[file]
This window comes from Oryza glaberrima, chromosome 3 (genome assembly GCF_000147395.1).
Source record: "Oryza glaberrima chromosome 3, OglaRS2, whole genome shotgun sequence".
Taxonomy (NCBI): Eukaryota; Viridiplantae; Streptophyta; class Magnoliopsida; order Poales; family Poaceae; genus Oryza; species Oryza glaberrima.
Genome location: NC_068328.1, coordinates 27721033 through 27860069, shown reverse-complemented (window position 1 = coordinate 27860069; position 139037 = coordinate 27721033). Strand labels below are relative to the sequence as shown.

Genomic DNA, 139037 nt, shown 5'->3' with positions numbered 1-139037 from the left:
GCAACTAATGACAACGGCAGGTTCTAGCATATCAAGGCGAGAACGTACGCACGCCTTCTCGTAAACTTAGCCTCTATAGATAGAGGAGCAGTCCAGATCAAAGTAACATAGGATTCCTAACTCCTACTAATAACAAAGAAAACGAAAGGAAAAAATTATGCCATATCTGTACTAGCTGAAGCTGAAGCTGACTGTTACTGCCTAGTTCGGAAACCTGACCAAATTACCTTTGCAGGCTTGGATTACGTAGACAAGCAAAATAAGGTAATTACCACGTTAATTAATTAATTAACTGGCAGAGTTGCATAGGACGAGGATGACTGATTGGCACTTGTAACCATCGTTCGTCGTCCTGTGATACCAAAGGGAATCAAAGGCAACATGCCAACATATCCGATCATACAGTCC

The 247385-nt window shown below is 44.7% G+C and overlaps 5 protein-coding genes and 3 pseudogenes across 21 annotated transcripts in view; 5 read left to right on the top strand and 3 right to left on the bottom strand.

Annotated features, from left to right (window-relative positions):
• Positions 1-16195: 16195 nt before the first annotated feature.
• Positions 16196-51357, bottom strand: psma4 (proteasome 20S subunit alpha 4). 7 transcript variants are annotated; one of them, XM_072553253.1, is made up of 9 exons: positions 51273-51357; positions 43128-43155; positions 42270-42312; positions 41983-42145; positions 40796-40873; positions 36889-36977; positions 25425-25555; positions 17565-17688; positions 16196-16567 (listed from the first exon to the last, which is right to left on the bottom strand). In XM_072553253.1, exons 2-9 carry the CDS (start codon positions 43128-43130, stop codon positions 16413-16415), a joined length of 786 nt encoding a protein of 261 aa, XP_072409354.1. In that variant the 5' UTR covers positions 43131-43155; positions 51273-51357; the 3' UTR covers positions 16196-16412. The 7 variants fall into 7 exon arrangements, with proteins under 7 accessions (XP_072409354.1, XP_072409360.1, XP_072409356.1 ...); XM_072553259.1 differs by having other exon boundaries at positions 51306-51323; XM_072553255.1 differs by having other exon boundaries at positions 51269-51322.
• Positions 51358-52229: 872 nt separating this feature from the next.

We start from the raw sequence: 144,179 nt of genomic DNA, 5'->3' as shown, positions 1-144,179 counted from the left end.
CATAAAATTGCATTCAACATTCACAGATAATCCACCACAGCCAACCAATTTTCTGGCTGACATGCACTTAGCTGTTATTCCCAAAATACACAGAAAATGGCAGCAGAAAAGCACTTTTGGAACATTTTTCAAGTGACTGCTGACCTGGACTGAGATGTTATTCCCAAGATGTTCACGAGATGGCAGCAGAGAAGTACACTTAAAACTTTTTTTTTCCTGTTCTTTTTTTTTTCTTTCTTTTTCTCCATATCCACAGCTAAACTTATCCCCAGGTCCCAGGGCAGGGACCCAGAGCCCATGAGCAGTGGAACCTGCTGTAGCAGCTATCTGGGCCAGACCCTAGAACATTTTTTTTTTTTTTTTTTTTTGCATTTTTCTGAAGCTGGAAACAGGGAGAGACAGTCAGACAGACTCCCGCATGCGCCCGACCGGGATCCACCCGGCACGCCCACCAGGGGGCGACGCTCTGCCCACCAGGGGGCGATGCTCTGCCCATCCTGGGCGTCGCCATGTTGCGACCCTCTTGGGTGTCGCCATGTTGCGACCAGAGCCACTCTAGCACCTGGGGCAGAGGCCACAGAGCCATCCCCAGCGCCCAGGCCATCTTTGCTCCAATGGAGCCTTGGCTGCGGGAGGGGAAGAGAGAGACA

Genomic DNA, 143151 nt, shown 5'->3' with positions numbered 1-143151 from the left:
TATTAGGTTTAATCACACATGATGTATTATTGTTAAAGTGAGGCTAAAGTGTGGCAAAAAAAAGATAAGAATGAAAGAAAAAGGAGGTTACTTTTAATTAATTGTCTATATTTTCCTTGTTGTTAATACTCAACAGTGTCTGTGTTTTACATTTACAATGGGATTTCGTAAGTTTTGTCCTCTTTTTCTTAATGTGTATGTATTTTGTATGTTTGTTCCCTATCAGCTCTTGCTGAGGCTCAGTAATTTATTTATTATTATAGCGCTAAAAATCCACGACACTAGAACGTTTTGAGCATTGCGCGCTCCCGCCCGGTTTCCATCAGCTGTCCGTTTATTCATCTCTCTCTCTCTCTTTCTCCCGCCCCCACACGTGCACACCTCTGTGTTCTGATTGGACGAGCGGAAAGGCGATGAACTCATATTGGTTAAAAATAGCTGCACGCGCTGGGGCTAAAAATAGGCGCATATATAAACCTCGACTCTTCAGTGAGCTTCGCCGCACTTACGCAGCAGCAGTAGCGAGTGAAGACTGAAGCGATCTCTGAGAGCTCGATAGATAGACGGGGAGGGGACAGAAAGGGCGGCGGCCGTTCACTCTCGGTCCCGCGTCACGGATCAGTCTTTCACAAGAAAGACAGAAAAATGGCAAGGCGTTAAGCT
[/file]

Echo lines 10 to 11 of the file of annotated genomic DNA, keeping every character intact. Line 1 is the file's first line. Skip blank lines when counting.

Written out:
• Positions 16196-51357, bottom strand: psma4 (proteasome 20S subunit alpha 4). 7 transcript variants are annotated; one of them, XM_072553253.1, is made up of 9 exons: positions 51273-51357; positions 43128-43155; positions 42270-42312; positions 41983-42145; positions 40796-40873; positions 36889-36977; positions 25425-25555; positions 17565-17688; positions 16196-16567 (listed from the first exon to the last, which is right to left on the bottom strand). In XM_072553253.1, exons 2-9 carry the CDS (start codon positions 43128-43130, stop codon positions 16413-16415), a joined length of 786 nt encoding a protein of 261 aa, XP_072409354.1. In that variant the 5' UTR covers positions 43131-43155; positions 51273-51357; the 3' UTR covers positions 16196-16412. The 7 variants fall into 7 exon arrangements, with proteins under 7 accessions (XP_072409354.1, XP_072409360.1, XP_072409356.1 ...); XM_072553259.1 differs by having other exon boundaries at positions 51306-51323; XM_072553255.1 differs by having other exon boundaries at positions 51269-51322.
• Positions 51358-52229: 872 nt separating this feature from the next.